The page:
MACHINISTS UNION DISTRICT 15
International Association of Machinists and Aerospace Workers, AFL-CIO
A LEGACY OF PROGRESS
Since it’s founding on April 30, 1893, District 15 has been a groundbreaking force in the labor movement in America. At the turn of the last century, District 15 was a key player in establishing many of the working conditions that we take for granted today. Now, as we head into a new century, your District is facing new challenges in the American workplace. As many companies attempt to downsize, export and outsource jobs at the expense of the American worker, District 15 is fighting to protect what we have gained over the past century while opening new opportunities in industries that have yet to enjoy the benefits of union power. We hope that this brief history of the early years of the District will make you proud of the legacy that you have created as a member of District 15 of the IAMAW. The Machinists Union was founded when Thomas Wilson Talbot organized a small group of southern railroad machinists in 1888. By the early 1890’s, several local lodges had been chartered in the New York metropolitan area and District 15 was created when eight lodges from New York and New Jersey united to further empower their members. At this time, the average machinist in New York City earned between $1.80 and $2.50 a day for a 6 day, 72 hour week. Sanitary and safety conditions in the shops were abominable and vacation, holidays and sick pay were unheard of. Thus, the progress we have made at this point is not something that just happened naturally: indeed, the International Association of Machinists and Aerospace Workers and District 15 played a key role in achieving it.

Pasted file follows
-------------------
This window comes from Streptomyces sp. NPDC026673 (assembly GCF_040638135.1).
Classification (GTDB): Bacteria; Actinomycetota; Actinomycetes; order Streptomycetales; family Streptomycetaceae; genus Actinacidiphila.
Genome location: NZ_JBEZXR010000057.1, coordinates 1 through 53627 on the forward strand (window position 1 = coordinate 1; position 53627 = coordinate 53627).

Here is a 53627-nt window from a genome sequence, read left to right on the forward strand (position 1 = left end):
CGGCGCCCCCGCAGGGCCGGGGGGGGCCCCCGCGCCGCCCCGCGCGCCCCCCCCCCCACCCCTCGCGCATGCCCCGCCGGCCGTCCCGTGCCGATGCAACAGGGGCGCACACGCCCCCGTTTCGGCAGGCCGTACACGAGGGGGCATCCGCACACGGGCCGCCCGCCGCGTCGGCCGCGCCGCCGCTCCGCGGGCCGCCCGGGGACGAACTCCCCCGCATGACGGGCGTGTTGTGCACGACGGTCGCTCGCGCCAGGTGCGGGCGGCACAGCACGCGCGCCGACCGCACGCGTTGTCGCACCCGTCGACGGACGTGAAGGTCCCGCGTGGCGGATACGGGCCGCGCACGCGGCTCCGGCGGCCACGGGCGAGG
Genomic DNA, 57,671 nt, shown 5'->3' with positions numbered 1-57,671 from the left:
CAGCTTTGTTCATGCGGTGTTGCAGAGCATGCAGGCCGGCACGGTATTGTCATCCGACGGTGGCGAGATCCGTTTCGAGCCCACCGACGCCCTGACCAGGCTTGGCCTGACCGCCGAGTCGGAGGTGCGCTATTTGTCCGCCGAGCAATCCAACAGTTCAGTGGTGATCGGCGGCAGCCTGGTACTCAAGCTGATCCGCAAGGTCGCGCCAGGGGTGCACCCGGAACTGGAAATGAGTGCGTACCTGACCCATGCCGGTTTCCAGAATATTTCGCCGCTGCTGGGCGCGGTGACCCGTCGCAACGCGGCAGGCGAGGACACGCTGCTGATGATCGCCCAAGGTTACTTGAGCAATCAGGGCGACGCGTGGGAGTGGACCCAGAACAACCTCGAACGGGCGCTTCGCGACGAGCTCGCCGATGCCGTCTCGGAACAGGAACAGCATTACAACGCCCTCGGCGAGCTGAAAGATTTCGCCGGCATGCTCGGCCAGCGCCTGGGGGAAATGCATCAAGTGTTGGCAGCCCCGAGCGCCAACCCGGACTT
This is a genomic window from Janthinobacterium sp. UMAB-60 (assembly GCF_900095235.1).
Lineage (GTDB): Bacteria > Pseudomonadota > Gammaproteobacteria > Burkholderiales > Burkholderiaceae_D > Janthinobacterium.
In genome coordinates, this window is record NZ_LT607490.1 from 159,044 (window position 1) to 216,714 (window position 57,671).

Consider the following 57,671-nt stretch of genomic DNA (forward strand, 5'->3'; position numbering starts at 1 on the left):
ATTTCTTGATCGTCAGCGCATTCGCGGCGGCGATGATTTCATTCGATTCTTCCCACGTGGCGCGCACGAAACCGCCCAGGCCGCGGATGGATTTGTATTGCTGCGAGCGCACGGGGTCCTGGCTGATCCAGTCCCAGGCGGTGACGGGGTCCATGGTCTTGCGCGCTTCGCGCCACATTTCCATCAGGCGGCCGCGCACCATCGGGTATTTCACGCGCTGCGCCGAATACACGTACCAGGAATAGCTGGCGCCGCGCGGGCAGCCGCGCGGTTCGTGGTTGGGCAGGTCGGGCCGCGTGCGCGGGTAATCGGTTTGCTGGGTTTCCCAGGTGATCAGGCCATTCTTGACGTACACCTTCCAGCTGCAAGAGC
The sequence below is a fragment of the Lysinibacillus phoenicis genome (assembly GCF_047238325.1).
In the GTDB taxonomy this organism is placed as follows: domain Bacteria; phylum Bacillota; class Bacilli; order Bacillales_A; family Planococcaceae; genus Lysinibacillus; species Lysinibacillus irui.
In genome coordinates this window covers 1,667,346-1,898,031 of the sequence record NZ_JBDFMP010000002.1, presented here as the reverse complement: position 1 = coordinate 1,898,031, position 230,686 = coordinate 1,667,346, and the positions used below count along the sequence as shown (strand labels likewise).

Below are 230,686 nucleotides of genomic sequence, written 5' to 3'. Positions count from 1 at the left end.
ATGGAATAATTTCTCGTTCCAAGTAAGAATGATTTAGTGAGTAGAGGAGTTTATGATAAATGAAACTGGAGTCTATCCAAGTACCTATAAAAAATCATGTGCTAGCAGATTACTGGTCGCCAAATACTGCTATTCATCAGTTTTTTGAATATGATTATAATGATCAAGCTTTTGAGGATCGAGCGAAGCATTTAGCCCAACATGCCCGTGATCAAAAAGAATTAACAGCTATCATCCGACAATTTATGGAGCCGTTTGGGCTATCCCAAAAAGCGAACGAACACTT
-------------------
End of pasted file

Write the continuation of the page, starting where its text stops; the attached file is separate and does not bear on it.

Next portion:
One of the earliest campaigns in District history was the fight for the nine-hour workday without a loss in pay. As early as 1896, the IAM had agreed to take the lead for the entire labor movement on this critical issue. District 15, in turn, led the struggle within the IAM and after a successful strike by 3,500 workers in 1901, the 12,000 machinists in the area took this important step forward. Within ten years, the leaders and members of District 15 had set their sights on the 8-hour workday. Once again, the District was given the lead role in the fight and the Grand Lodge provided support with extra organizers and a Vice-President assigned specifically to the campaign. Eureka Lodge 434 emerged as the most effective and active lodge, led by "8-hour George" Stilgenbauer. Although more than 10,000 workers were on strike at various times, the workers kept their eyes on the prize. By 1911, the vast majority of District 15’s machinists had achieved the eight-hour day and had led the way for other unions and industries. Another kind of labor progress led by District 15 began in 1913 when the union began picketing New York locations of the Duplex Printing Press Company. District 15 was supporting a strike by Duplex workers in Michigan but the company successfully obtained a court injunction that barred the District from picketing. The District fought all the way to the Supreme Court but lost the decision 6 to 3 in 1921. Eleven years later, the dissenting opinion of Supreme Court Justice Louis D. Brandeis in that case became the basis of a sweeping new law that greatly curtailed the ability of the courts to issue injunctions against labor: the Norris-La Guardia Act. Today, that Act is a cornerstone of pro-labor legislation.